Day 163


1 Kings 17:8-20:22

Levi Smith, High School Pastor

Elijah is big time in the Bible. I mean big time. When Jesus took his inner circle (Peter, James, and John) to the Mount of Olives to see His glory revealed in the transfiguration, Moses and Elijah show up to check it out too. In this little section of scripture Elijah miraculously provided for a family, raised a kid from the dead, called fire down from heaven, and slaughtered 450 the prophets of Baal. #NoBigDeal. Elijah ain’t nothin’ to mess with. When people mentioned Elijah in Bible times, things got real. 

     Even though Elijah was the undisputed heavy-weight champion prophet of the Old Testament, he had a serious issue with depression. Please understand, I don’t state this lightly or gladly. Depression is a huge deal. Honestly, I don’t know a lot about depression. I know there is a huge debate, even among Christians about it. Regardless of all that, it was a problem then, it is a problem now, and it will absolutely be a problem in the future. People struggle with depression. It is so important that even if we may not understand what someone is going through, the struggle with depression is real. Real real. 

     Thank God that he cares enough for every person (regardless of the misunderstandings of others) that He shows us His sovereignty through His Word over every struggle. Look closely at 1 Kings 19:4-18. Elijah, after giving himself in ministry to the point of total exhaustion, asks God to take his life. He falls asleep and then an angel wakes him up and has him eat twice. Then God comes to him, first in a word and then the Lord’s presence passes by. The struggle with depression is real. But, God does not leave us alone with it. If we let Him, He will come to us. He will meet us in the middle of our worst times, with the intent to lift us up. 

     It wasn’t exactly easy for Elijah to hear or see God either. We often want a drastic 180 degree turn. That might have been the case if God was in the wind, earthquake, or fire. But, God was in the whisper. He was personal. He was close. He listens to Elijah and guides him back to where he should have been the whole time, with the people that God hand placed in his life to help him. 

     Maybe you are struggling with depression. My prayer is that you would continue to seek God when it is the last thing you want to do, respond to the whisper that is sure to come, and find hope in this story: that the greatest prophet in the Old Testament had the same struggle, and God used him in mighty ways.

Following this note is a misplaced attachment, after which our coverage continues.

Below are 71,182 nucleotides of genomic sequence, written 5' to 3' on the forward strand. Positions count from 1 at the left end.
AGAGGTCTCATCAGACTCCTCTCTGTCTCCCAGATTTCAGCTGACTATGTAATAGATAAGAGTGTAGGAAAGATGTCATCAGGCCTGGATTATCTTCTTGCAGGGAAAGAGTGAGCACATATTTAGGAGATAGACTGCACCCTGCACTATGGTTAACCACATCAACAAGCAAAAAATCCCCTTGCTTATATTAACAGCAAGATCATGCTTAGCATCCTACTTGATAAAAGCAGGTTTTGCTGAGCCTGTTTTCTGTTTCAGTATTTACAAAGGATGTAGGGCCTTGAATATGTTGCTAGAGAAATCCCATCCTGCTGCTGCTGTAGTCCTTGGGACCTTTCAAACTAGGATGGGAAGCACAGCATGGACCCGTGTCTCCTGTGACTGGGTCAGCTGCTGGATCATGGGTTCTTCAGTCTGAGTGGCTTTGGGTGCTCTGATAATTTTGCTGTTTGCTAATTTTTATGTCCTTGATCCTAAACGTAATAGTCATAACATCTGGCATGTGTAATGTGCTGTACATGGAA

6 responses »

  1. Jesus is the god of unimaginable power, but He’s also the god of unimaginable gentleness. At His incarnation, the God of the universe entered our world as the least threatening, least fearsome form we know: a baby. His approach to us today is still low-key. He comes to unbelievers in the form of other Believers, or in dreams, or through reading His book. Jesus doesn’t demand belief: He always leaves room for doubt… and therefore, room for faith. He even allows people to reject Him. What astonishing respect for human dignity!

    Father, may we use Your respect for our dignity the right way, but voluntarily surrendering ourselves to You.

  2. Father, open my eyes and ears and quiet my heart to Your presence today. I don’t want to miss the smallest of clouds or the gentlest of whispers. You are always there. Help me to tune out the fanfare and quick fixes of my own strength and the world to see and hear You.

  3. It is interesting that in today’s passage the unbelieving prophets got God’s judgement, while the struggling believers (Elijah, the widow, Obadiah and the 700 prophets) got grace to help in time of trouble.

  4. I love the way God provides comfort food to strengthen us. Who knew that angel food cake could sustain you for forty days? Just need to add some fresh strawberries.

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